> The business of women’s sports || |
The Dollar Dribble in Women’s Sports
by Stu Watson
Ah, the benefits of gender equity in professional sports.
Tiger Woods earns $6.6 million on the pro golf tour in 1999, and scores $115 million in endorsement deals from Nike, Buick and American Express. Karrie Webb, meantime, wins six women’s pro golf tournaments, finishes in the top ten 22 times, sets a single-season scoring record and earns $1.6 million.
What’s going on?
Viewed individually, either athlete is an unqualified success. Viewed side by side, there’s little comparison. Tiger is walking off with the bigger bucks, by far.
Women are rapidly gaining visibility, participation and salary in the world of professional athletics, but they are still a long way from an equal piece of the biggest pie in the sports universe: team-based salaries and endorsement contracts.
Jacquelyn Cuneen, an associate professor of sports and event promotion at Bowling Green University, has researched sports marketing and says men dominate in advertising.
Old-line thinking or marketing reality?
Women buy more than 80 percent of all sporting goods, according to The Sporting Goods Manufacturers Association. But, they are less influenced than men by celebrity endorsements or they are influenced only by celebrities they respect, according to other research.
By all available evidence, women athletes are a rising force, and as their numbers and celebrity grow, savvy marketers will scoop up the best to pitch products.
As a rule of thumb, large companies bet on marquee events, smaller advertisers opt for niche sports and focused events, says Bill Chipps, senior editor of the IEG Sponsorship Report.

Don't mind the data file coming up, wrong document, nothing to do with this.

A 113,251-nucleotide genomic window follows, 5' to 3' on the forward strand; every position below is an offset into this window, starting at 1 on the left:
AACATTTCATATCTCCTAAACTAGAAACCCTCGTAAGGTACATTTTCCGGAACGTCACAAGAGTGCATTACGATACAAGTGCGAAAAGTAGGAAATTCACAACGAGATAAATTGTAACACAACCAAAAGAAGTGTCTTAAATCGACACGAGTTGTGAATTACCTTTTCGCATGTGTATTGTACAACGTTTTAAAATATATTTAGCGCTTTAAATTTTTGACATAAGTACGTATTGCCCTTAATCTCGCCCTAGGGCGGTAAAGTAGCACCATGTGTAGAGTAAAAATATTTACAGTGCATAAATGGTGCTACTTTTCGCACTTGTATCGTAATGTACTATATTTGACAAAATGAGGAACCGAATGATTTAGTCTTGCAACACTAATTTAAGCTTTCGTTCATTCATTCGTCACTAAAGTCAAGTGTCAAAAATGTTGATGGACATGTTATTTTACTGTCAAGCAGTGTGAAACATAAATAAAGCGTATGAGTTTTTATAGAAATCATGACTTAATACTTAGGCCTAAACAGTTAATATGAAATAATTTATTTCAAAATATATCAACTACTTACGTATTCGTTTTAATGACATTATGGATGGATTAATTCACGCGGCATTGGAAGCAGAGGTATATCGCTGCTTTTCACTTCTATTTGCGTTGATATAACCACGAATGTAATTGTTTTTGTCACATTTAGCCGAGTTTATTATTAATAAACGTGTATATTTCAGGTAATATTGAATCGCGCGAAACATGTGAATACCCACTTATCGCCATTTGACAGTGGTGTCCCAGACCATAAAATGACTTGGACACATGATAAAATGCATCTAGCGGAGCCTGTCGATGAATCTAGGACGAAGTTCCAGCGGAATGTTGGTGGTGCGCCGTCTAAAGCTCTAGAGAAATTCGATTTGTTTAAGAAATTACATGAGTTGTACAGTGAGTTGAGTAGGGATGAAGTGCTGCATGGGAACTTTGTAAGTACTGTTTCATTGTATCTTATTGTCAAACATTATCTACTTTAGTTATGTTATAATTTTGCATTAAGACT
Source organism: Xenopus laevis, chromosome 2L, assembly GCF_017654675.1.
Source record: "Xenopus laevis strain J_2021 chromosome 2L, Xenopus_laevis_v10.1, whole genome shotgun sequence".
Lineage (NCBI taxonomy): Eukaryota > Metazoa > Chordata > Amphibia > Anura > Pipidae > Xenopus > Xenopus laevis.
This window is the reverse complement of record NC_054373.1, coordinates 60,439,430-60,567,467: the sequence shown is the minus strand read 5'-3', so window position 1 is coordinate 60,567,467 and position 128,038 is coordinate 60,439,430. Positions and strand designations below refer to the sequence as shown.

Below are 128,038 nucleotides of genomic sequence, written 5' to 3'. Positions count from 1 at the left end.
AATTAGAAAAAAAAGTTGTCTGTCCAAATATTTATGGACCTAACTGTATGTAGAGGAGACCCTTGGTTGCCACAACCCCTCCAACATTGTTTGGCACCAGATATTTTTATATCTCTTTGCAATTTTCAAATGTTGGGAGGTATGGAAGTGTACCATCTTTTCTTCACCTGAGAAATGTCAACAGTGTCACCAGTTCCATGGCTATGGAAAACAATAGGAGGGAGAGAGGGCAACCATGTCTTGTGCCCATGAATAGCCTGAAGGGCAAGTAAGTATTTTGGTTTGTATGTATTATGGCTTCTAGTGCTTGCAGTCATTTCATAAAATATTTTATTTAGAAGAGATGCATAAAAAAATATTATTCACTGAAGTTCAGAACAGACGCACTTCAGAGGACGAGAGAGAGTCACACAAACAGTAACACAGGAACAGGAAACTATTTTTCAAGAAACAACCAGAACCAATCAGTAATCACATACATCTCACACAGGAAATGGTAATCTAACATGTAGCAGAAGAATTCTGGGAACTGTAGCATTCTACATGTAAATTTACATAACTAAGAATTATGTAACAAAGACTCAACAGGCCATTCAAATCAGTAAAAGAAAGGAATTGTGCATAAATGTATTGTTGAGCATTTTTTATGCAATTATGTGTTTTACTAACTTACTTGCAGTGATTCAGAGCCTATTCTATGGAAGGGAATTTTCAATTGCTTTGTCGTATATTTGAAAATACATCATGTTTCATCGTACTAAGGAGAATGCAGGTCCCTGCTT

The effort by Ann Bancroft and Liv Arnesen to walk across Antarctica would ordinarily tend to attract niche marketers, Chipps says, because of its media isolation and niche audience.
"My gut tells me that the kinds of companies that would be interested would be makers of hiking gear and apparel, because you have related product use, or they might even provide a product to be tested under extreme conditions," he says.
When major marketers such as Volvo, Pfizer and Motorola choose to associate with an endeavor like the Bancroft Arnesen Expedition, it may be for other reasons.
As Cuneen of Bowling Green notes, advertisers know that women make the more informed purchasing decisions, and respond more to “cause marketing” as education.
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|Days on the ice: 91|
|Position: 84.23S, 177.16W|
|Altitude: 184.0 ft|
|Temp: 14.0°F | -10.0°C|
|Distance: 1708.95 miles|